Silvestre Herrera was the only person to earn both countries' medals for valor on the field of battle. He was born to the Almanza family on December 31st, 1916 in Camargo, Chihuahua, Mexico. Following the death of his parents to an influenza epidemic in 1917, he came to the United States via El Paso, Texas and was raised by his uncle until the age of 10. He then moved to Phoenix, Arizona.
He spent the rest of his youth in the care of his maternal aunt. He adopted his mom's maiden name - "Herrera" and the country that had taken him in. Legally, Herrera remained a Mexican National and although he did not owe service to the United States when he was drafted, entered the Army on January 13, 1944. He joined the men of the 36th Infantry Division of the Texas National Guard to train for combat in Europe.
Months into his training as a Private First Class, he was busy studying to become a US Citizen; however survival took precedence over study. His unit was one of the first American units to land in Europe during World War II.
On March 15, 1945, his life would change forever. Herrera's unit found itself engaged in combat in a forest in the vicinity of Mertzwiller France. His platoon came under heavy enemy fire from the woods, forcing most of the men to seek cover. Herrera charged the enemy stronghold and ended the threat, resulting in his single-handed capture of eight enemy soldiers.
Later that same day, his platoon came under fire and was attacked by a second enemy stronghold. The platoon found itself pinned down and the situation was difficult because there was a mine field between the platoon and the enemy. Herrera entered the mine field with the intention of attacking the enemy stronghold while drawing enemy gunfire away from his comrades. A mine exploded and shattered his leg. Then another mine exploded, severing his good leg below the knee. Herrera continued to fire upon the enemy with his own rifle, an act which allowed the members of his platoon to skirt the mine field and capture the enemy position.
Mr. Herrera's Congressional Medal of Honor citation reads:
"The President of the United States in the name of The Congress takes pleasure in presenting the Medal of Honor to:
SILVESTRE S. HERRERA Rank and organization: Private First Class, U.S. Army, Company E, 142d Infantry, 36th Infantry Division. Place and date: Near Mertzwiller, France, 15 March 1945. Entered service at: Phoenix, Ariz. G.O. No.: 75, 5 September 1945.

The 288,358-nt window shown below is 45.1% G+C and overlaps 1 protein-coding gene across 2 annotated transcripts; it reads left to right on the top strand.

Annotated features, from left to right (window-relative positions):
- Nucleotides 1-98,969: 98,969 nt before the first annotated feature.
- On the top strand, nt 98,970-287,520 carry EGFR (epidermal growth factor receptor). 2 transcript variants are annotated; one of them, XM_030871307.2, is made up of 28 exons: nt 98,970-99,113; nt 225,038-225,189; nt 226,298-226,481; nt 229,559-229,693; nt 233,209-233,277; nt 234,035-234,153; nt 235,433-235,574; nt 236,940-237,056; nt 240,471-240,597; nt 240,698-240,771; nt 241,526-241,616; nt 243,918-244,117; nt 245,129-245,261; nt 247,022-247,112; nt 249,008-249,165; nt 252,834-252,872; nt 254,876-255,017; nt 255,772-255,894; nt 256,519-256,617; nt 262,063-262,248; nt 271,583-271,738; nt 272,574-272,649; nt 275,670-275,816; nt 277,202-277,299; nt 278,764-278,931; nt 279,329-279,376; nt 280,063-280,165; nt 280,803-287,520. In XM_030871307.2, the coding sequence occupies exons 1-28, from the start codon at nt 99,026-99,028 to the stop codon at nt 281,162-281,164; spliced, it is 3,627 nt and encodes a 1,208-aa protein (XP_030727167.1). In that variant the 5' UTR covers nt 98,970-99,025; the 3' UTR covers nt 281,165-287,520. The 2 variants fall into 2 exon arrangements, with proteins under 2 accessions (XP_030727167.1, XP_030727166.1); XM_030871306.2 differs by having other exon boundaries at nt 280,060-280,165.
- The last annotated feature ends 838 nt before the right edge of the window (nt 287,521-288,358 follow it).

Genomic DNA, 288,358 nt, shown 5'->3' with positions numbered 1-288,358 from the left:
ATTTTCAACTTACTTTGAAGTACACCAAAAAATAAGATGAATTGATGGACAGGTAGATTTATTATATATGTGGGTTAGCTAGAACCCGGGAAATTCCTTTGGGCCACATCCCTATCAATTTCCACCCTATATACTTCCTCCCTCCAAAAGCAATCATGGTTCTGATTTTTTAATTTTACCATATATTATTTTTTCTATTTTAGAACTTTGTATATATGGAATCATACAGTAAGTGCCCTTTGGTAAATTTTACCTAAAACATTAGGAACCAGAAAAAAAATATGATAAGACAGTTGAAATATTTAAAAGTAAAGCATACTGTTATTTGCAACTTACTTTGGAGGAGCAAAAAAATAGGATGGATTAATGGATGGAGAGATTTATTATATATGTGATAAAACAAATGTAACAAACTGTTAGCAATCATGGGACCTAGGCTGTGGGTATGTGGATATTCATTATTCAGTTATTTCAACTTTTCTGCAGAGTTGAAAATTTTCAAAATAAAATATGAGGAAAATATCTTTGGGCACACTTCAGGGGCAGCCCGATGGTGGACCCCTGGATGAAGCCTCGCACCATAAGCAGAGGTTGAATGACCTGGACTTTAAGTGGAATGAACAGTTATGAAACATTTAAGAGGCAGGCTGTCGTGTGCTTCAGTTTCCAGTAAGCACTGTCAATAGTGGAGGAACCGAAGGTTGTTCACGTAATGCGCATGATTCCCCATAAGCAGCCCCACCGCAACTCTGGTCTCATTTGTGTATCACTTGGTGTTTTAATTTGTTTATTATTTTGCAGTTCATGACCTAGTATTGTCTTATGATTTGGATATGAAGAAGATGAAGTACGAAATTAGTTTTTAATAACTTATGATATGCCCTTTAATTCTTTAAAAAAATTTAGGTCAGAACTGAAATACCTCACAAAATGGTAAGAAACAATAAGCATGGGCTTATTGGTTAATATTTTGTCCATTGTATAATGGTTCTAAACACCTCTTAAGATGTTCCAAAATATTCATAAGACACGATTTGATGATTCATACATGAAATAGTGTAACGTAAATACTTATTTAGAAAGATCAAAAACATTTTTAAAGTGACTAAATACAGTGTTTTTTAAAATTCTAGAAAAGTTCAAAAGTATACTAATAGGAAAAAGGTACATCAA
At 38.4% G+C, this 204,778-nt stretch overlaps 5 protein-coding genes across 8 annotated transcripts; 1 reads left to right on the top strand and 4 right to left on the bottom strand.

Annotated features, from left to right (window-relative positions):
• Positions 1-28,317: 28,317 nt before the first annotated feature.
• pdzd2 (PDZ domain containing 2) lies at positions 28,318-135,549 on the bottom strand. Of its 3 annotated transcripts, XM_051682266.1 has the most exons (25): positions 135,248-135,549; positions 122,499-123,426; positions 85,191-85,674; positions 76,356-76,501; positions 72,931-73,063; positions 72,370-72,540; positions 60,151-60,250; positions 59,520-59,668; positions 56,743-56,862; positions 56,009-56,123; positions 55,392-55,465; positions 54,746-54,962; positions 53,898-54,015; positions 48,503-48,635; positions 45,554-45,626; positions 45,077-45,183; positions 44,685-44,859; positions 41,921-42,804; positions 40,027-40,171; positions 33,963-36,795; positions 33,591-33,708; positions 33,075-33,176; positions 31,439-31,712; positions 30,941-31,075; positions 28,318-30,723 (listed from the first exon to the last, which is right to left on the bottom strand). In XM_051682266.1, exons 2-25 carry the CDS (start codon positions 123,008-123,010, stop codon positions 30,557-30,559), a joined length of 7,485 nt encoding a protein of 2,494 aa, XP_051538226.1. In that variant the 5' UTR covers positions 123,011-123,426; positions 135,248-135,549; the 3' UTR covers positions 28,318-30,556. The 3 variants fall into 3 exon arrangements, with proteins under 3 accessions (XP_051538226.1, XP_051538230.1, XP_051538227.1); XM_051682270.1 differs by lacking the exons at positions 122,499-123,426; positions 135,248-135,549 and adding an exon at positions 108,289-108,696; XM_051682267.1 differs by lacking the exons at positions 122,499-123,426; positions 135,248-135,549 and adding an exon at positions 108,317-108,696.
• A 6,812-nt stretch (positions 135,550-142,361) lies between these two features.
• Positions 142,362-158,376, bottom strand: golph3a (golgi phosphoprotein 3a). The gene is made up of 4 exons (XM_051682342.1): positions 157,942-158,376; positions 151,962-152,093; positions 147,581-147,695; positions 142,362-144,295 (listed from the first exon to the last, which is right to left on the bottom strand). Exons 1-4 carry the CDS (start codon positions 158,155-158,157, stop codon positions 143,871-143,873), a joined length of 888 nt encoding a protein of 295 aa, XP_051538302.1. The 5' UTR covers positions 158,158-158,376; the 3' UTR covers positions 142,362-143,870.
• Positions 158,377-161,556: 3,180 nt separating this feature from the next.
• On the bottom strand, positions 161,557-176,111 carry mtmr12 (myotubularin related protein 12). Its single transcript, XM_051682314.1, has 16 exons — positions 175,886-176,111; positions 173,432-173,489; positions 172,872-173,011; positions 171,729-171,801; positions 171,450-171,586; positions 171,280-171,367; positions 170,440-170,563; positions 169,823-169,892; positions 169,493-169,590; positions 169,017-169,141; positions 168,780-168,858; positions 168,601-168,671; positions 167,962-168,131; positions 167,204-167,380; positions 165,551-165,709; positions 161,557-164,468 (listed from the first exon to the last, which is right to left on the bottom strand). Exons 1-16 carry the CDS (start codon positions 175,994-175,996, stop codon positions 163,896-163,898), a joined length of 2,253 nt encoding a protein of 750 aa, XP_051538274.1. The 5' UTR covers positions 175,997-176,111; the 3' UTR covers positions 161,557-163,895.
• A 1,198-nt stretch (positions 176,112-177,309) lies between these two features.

Citation: He advanced with a platoon along a wooded road until stopped by heavy enemy machine gun fire. As the rest of the unit took cover, he made a 1-man frontal assault on a strongpoint and captured 8 enemy soldiers. When the platoon resumed its advance and was subjected to fire from a second emplacement beyond an extensive minefield, Pvt. Herrera again moved forward, disregarding the danger of exploding mines, to attack the position.
He stepped on a mine and had both feet severed but, despite intense pain and unchecked loss of blood, he pinned down the enemy with accurate rifle fire while a friendly squad captured the enemy gun by skirting the minefield and rushing in from the flank.
The magnificent courage, extraordinary heroism, and willing self-sacrifice displayed by Pvt. Herrera resulted in the capture of 2 enemy strong points and the taking of 8 prisoners."
On August 23, 1945, Mr. Herrera crossed the White House lawn in his wheelchair to the Reception Hall so that President Harry S. Truman could present him with The Congressional Medal of Honor.
He was discharged in March 1946 from the Army as a sergeant and during this time, he also became a US Citizen. Despite risking his life, Herrera once said he didn't consider himself a particularly brave man. He considered himself one of the lucky ones to survive and be awarded The Congressional Medal of Honor.
After the war, he worked as an artisan, crafting leather, and lived a quiet, private and humble life. In 1956, an elementary school was named after him at 1350 S. 11th St. in Phoenix. In 2004, the Army dedicated the Silvestre S. Herrera U.S. Army Reserve Training Center, 6158 S. Avery St., in Mesa.